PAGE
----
2. Measuring the bases
  3. Working out the triangulation from Dunkirk to Barcelona
  4. Observing the pendulum at the triangles' bases.  
  5. Verifying the weight of a volume of distilled water at 0 degrees Celsius (32 degrees Fahrenheit) according to the new units of volume. 
  6. Establishing the equalities between the old and the new units
After several frustrating attempts to form sub-commissions for boosting the projects, the Académie Royal des Sciences appointed two astronomers to carry out the tasks, Pierre François André Mechain and Jean-Baptiste Joseph Delambre. The former one focused on the Spanish part, that is, on working out the triangulation from Barcelona, and the latter one initiated the works in Dunkirk. The efforts were prolonged for 7 years and the narration of these would constitute one of the heroic scientific stories from the revolutionary period. 

Finally, a decree on December 10, 1799, determined which were the new units: of length, the meter, and of weight, the kilo; these had to be fabricated on platinum and they had to be spread throughout the entire Republic. Nowadays, the exact same copies of those measures are preserved in Paris. This decimal metric system was adopted very rapidly among the French and it was slowly spread throughout Central Europe and most of the new American republics. 

It was established not only measures but also systems of multiples and submultiples. The new form of measuring was related to the decimal numeric system. The multiples were the result of multiplying by powers of ten the pattern meter and the submultiples, the result of dividing by ten. The Republic started this way to use a decimal system.  

And what to do with measuring time, which traditionally was sexagesimal?

The next revolutionary step consisted of the renovation of the way of counting the hours. For the French revolutionaries, it was absurd that the day had 24 hours divided into periods of 12. Once conquered the meter, that subdivision of the time seemed very vulgar, and it induced the scientists to remember the "old regime", the old world. Also, the sexagesimal base was not natural because the Republic had to be decimal. Taking all of these things into account, the schedule should be entirely decimal: a day divided into groups of 10 hours; an hour, ten minutes, a minute decimal multiple from seconds.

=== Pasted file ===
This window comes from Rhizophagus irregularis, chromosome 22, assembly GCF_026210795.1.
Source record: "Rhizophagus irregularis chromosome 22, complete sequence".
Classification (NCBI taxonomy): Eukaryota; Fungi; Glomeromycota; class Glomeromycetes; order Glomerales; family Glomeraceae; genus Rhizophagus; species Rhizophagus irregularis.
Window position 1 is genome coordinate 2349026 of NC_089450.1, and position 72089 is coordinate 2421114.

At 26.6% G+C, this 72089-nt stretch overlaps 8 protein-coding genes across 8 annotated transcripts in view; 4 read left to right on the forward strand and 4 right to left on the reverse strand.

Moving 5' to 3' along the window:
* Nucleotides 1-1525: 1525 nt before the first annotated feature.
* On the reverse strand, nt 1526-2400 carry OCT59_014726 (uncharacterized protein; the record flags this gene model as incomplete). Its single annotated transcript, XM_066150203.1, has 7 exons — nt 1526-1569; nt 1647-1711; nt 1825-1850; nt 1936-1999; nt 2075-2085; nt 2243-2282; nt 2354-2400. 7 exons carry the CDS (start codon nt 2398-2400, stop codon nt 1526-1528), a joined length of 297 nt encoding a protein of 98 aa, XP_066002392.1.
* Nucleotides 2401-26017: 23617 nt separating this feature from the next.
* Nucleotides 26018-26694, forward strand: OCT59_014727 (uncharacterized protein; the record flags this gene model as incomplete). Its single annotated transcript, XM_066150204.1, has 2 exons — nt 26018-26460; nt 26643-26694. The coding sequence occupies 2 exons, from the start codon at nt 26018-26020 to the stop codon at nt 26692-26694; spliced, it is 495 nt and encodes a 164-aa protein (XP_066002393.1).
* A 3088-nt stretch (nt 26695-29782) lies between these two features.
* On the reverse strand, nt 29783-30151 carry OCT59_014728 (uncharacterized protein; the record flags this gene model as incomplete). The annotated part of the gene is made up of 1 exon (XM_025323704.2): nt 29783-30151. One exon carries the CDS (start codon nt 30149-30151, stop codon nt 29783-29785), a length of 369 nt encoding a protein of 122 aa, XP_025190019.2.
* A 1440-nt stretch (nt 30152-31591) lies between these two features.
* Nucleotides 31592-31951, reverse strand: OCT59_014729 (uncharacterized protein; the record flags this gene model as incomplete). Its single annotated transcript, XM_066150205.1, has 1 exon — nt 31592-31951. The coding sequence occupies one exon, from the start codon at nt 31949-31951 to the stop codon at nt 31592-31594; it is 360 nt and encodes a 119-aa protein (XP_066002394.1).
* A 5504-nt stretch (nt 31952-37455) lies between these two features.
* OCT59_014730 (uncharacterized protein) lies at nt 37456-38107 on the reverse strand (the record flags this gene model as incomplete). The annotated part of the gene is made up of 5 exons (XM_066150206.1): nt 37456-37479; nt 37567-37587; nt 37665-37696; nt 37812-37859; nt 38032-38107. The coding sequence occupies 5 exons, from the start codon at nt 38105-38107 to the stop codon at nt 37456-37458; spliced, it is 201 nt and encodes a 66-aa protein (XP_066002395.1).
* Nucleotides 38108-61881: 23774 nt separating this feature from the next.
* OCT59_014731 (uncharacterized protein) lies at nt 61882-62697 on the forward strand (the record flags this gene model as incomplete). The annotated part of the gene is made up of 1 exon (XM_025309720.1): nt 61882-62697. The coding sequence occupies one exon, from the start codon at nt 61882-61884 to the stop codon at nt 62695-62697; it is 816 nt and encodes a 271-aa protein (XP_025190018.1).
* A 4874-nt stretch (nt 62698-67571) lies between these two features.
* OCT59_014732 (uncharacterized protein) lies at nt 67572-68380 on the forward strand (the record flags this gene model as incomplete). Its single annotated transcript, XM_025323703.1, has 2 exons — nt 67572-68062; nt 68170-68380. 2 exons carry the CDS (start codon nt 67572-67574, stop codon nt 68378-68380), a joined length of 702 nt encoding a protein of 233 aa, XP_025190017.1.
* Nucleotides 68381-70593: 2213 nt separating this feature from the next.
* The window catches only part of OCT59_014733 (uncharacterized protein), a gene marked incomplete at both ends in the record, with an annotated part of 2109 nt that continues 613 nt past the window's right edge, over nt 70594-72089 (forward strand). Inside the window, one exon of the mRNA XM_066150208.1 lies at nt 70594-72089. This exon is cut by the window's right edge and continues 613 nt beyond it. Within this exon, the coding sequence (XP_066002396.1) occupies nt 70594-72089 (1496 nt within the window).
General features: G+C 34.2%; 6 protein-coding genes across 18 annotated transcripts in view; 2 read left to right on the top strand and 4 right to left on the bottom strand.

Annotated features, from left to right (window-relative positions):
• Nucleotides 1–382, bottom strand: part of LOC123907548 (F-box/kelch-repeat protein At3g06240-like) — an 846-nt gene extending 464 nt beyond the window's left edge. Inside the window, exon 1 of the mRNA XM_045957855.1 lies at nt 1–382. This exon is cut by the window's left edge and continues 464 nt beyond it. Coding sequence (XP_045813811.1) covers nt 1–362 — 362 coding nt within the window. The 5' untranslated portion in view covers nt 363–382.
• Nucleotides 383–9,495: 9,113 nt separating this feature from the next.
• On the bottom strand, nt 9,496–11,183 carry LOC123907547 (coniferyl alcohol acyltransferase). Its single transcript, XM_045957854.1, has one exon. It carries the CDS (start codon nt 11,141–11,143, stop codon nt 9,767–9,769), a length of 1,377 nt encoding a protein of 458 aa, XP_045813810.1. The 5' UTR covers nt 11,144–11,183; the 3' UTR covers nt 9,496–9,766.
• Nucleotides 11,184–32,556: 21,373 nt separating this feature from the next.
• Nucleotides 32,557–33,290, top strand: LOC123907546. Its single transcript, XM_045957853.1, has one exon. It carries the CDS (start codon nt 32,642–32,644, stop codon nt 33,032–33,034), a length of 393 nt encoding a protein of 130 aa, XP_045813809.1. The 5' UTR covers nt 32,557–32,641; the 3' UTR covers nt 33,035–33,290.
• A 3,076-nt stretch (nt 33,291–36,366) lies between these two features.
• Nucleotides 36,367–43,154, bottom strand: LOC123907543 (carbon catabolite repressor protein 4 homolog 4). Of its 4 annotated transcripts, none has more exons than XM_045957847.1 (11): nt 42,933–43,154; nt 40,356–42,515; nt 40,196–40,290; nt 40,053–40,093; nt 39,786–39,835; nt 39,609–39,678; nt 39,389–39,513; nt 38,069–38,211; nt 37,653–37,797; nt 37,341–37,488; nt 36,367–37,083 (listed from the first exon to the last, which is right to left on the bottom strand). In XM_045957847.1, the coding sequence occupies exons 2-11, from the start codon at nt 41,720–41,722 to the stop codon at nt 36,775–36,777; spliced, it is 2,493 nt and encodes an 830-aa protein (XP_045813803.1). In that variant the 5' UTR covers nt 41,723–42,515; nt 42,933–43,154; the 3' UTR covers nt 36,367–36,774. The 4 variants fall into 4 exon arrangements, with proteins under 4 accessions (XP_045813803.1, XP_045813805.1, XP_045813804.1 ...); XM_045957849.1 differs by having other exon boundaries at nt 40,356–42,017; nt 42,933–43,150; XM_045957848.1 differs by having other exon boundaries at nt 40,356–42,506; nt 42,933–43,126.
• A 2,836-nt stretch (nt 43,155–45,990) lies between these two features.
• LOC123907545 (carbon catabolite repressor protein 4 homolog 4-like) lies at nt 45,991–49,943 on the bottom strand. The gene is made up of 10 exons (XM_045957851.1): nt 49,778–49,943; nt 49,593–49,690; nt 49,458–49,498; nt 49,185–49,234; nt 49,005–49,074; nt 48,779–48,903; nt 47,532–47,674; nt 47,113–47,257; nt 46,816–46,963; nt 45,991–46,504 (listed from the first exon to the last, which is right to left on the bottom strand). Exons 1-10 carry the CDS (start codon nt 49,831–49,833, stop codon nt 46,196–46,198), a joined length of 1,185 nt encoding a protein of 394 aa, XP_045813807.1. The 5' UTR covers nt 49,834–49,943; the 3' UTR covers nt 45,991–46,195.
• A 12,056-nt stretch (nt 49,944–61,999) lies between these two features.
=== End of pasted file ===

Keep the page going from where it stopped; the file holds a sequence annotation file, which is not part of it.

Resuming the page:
Up to this day, one can observe decimal clocks in Parisian museums and in some private collections. However, the Republic was never able to change the traditional system of time. Can you imagine the project of substituting all public clocks from all official buildings, from all churches,? converting all watches owned by private people into useless pieces of metal? the industrial effort which would mean fabricating such quantity of decimal clocks? The rhythm of the days, the references from ancient times had to be translated into the new decimal system of time. That was nearly impossible.